Memphis –

    Wisdom – 31
    O’Neill – 31
    Bader – 20

    Springfield –

    Wilson – 17 (gone in Rule V draft)
    A. Garcia – 16

    Palm Beach –

    Young – 17

    Peoria –

    Trosclair – 15

    How about players on the short season clubs who had 10 home runs or more.

    State College –

    None. The most any player hit was 4.

    Johnson City –

    None. The most any player hit was 7.

    GCL Cardinals –

    None. The most anyone hit was 4.

    Seems like there’s a serious lack of power in the system.

    #43112

    Brian Walton
    Keymaster

    gscottar, to clarify, when I said July 2nd 2016 and since, I was also referring to international spending. They spent millions on Cuban hitters Machado, Arozarena, Adolis Garcia, etc. – way more than on pitching – and it shows.

    #43113

    858booyah
    Participant

    Well the strategy of developing pitching works if you spend the money on outside Free Agents and trades who move the needle towards postseason success.

    I’m a little hesitant on the offense and suspect on the pitching and defense but if i had to guess on which part of the team is going to show up almost every night. Its the offense if we can get some repeat performances and keep Fowler in the lineup.

    #43128

    Brian Walton
    Keymaster

    Shhhh. Don’t mention the “F” word! 😉

    #43132

    mudville
    Participant

    I don’t understand how a 21 year old kid’s defense can regress so much. Something about that doesn’t make sense, IMO. Some of the plays he was making in that video were highlight reel caliber plays. I’d be willing to take a chance on Beer unless there is a clear explanation for his regressed defense. Could it be that he just doesn’t want to play for a team that is tanking. Unlikely.

    #43138

    Cardinals2016
    Participant

    Other names to watch:

    From MLB Pipeline

    From Baseball America

    From 2080 Baseball

    Like Brian, I expect the Cardinals to go heavily after pitching the first 3 rounds, like they did two years ago.

    #43144

    PadsFS
    Participant

    gscottar

    The Cardinals and Cubs have clearly been built completely different. Whereas the Cubs focused on drafting and developing elite position players and then add pitching through FA and trades, we have done the opposite by drafting and developing good pitching and adding position players later.

    Actually the Cubs have been drafting extremely heavy on pitching under Theo….except for their 1st round (top 10) picks (Almora, Bryant, Schwarber, Happ) In fact, 43 of top 55 picks (first ten rounds) have been on pitchers in the last five-six years. Of course, this doesn’t account for rounds 11-15, when we have seemed to go over-slot on a few solid pitching prospects in the past. I don’t know enough about the Cubs to know if that’s what they do as well.

    But with the Cubs, every single time, their pitchers are not developing (Sands, Johnson, Stinnett, Underwood, Hudson, Norwood). They went even MORE in on pitching this past draft and got Little and Lange, who both look promising (Cardinal-like).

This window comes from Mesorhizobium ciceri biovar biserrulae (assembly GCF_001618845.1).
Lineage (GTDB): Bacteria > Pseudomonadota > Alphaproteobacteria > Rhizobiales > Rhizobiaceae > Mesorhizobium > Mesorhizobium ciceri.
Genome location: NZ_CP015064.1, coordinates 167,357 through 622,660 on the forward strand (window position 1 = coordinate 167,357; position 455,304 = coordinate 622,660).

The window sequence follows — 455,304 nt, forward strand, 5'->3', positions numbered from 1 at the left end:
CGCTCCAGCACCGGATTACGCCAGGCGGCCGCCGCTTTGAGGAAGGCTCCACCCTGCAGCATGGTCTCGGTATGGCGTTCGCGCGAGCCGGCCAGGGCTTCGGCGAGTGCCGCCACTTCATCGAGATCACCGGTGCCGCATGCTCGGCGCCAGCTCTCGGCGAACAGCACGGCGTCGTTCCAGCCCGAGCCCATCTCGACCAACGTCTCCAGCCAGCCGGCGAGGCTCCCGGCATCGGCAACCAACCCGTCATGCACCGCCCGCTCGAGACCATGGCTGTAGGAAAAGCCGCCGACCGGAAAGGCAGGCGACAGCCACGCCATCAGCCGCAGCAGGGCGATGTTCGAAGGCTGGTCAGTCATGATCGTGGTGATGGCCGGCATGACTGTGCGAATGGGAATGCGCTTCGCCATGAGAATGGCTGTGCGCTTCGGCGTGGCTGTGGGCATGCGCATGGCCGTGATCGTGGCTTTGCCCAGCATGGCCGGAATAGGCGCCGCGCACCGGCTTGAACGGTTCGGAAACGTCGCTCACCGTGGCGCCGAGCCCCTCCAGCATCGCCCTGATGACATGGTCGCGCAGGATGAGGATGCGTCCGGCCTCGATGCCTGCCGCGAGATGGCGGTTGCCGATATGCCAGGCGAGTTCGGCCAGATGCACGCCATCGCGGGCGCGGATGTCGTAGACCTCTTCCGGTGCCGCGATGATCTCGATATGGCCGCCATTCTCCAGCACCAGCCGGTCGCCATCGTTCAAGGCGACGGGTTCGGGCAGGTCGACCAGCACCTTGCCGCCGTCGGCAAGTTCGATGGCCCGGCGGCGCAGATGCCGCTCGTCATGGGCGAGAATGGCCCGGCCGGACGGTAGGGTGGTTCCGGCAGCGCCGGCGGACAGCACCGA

They also have traded some of the few better ones. Paul Blackburn landed them Mike Montgomery. Dylan Cease helped land them Quintana. They don’t get anything pitching-wise from the int’l side, although Jimenez (Quintana) and Torres (Chapman) have been ‘cashed in’ for pitching help.

    The primary issue has been that the guys that the Cardinals have come to count on aren’t developing for the Cubs. Their best pitching prospect is Alzolay, who’s on par with Helsley or Fernandez imo.

    #43149

    gscottar
    Participant

    You are correct Pads. Epstein and Hoyer have both publicly admitted that the one failure they have had since taking over the Cubs is developing home grown pitching. In their tenure I think they have only have had one pitcher they drafted make it to the big leagues (Zastrysny), although Hendricks came up through their system following a trade.

    Hopefully the Cubs will eventually be forced to spend so much money on their rotation that they won’t be able to keep all of their position players.

    #43150

    Bw52
    Participant

    Why ccan`t the Cards draft big bats ?The system is poor power-wise.You can have all the OBP guys you want but somebody still has to be at least a threat to hit the ball out of the park.Before anyone jumps up and hollers ” look at the SF Giants a couple of years back” do you really think Cards could do that?IMHO you can describe the Cards system as heavy on the pitching,decent speed and very poor power.

    #43153

    Cardinals2016
    Participant

    Why ccan`t the Cards draft big bats ?

    They can, but they prioritize pitching in the first few rounds, and when they do draft a hitter, they prioritize their ability to draw walks over their ability to hit for power.

    #43540

    Cardinals27
    Participant

    The needs seem to be power and left handed pitching. I sure hope they draft a 3rd baseman or outfielder with power, as a first baseman only, limits potential. For a team (not on 40 man roster) to have so few lefties is disturbing. I can think of only 3 in AA or better, who look interesting, Gomber, Evans and Littrel. But Littrel, who I was high on last year, had the suspension and was not particularly good in 2017. If it wasn’t for the lack of lefties he may not even be around in 2018.